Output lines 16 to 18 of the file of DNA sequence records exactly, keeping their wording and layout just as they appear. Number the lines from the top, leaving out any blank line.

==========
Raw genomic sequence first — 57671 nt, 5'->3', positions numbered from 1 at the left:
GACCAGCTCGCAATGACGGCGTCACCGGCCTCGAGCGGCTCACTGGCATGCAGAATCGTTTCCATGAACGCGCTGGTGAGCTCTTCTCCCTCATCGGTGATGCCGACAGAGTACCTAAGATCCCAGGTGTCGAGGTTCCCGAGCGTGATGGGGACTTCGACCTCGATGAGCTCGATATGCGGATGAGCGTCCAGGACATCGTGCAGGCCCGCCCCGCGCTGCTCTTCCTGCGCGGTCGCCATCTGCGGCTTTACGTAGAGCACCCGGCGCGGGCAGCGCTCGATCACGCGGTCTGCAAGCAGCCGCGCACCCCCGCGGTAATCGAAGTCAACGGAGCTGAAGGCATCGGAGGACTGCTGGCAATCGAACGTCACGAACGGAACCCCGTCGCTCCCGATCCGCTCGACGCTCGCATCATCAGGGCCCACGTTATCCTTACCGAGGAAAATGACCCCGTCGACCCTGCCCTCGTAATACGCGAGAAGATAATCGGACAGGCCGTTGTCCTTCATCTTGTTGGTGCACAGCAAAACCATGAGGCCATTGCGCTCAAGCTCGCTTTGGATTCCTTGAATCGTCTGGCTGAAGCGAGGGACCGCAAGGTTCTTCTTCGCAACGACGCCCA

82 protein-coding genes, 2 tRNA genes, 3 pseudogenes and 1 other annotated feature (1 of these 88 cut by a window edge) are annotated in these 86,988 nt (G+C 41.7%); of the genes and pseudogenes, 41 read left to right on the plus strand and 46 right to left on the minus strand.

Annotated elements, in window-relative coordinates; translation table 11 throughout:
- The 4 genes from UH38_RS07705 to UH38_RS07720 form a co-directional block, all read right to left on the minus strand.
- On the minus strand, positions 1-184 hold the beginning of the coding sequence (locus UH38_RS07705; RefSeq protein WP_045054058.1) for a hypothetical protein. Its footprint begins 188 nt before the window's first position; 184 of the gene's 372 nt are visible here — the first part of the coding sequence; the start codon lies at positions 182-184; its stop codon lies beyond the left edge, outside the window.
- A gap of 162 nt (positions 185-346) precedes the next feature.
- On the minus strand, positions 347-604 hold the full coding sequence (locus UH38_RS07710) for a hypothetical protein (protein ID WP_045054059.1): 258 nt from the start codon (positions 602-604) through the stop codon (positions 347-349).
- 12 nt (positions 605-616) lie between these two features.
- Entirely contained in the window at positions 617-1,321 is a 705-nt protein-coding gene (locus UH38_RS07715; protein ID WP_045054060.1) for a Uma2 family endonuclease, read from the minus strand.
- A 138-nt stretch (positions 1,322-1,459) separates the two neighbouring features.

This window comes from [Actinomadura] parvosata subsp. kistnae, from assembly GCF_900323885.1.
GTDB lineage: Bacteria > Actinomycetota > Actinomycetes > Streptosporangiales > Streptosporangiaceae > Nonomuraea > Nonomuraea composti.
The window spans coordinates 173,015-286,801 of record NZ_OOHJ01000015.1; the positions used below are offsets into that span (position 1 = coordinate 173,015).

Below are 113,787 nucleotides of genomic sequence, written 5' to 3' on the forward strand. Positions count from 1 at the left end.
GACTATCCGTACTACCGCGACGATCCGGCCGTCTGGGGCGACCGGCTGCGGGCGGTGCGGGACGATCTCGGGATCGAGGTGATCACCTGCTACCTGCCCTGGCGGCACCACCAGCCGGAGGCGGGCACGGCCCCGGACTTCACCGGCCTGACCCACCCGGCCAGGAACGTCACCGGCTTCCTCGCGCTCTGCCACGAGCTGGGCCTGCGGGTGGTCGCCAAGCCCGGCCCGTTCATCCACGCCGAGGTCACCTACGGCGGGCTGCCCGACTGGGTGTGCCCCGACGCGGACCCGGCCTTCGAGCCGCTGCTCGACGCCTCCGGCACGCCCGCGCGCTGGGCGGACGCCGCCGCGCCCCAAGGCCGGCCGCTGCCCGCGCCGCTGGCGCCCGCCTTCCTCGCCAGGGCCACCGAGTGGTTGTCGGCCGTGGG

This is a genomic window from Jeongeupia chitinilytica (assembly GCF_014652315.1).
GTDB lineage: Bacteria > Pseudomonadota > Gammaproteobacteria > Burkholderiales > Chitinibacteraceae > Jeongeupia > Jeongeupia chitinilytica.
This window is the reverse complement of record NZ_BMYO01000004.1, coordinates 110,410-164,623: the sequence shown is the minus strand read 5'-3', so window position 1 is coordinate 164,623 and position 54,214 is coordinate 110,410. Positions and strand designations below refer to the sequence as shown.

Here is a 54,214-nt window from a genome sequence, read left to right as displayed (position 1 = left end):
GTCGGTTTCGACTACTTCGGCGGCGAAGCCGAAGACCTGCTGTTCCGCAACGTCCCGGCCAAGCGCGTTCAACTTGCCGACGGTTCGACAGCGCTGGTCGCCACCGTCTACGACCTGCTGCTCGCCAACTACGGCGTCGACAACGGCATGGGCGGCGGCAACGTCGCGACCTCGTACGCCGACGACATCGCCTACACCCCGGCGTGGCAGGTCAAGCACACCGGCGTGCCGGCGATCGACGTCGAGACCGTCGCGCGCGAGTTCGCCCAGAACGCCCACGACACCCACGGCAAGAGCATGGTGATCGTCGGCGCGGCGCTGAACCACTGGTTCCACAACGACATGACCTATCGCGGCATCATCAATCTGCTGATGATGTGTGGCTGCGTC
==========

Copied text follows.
GACTATCCGTACTACCGCGACGATCCGGCCGTCTGGGGCGACCGGCTGCGGGCGGTGCGGGACGATCTCGGGATCGAGGTGATCACCTGCTACCTGCCCTGGCGGCACCACCAGCCGGAGGCGGGCACGGCCCCGGACTTCACCGGCCTGACCCACCCGGCCAGGAACGTCACCGGCTTCCTCGCGCTCTGCCACGAGCTGGGCCTGCGGGTGGTCGCCAAGCCCGGCCCGTTCATCCACGCCGAGGTCACCTACGGCGGGCTGCCCGACTGGGTGTGCCCCGACGCGGACCCGGCCTTCGAGCCGCTGCTCGACGCCTCCGGCACGCCCGCGCGCTGGGCGGACGCCGCCGCGCCCCAAGGCCGGCCGCTGCCCGCGCCGCTGGCGCCCGCCTTCCTCGCCAGGGCCACCGAGTGGTTGTCGGCCGTGGG

This is a genomic window from Jeongeupia chitinilytica (assembly GCF_014652315.1).
GTDB lineage: Bacteria > Pseudomonadota > Gammaproteobacteria > Burkholderiales > Chitinibacteraceae > Jeongeupia > Jeongeupia chitinilytica.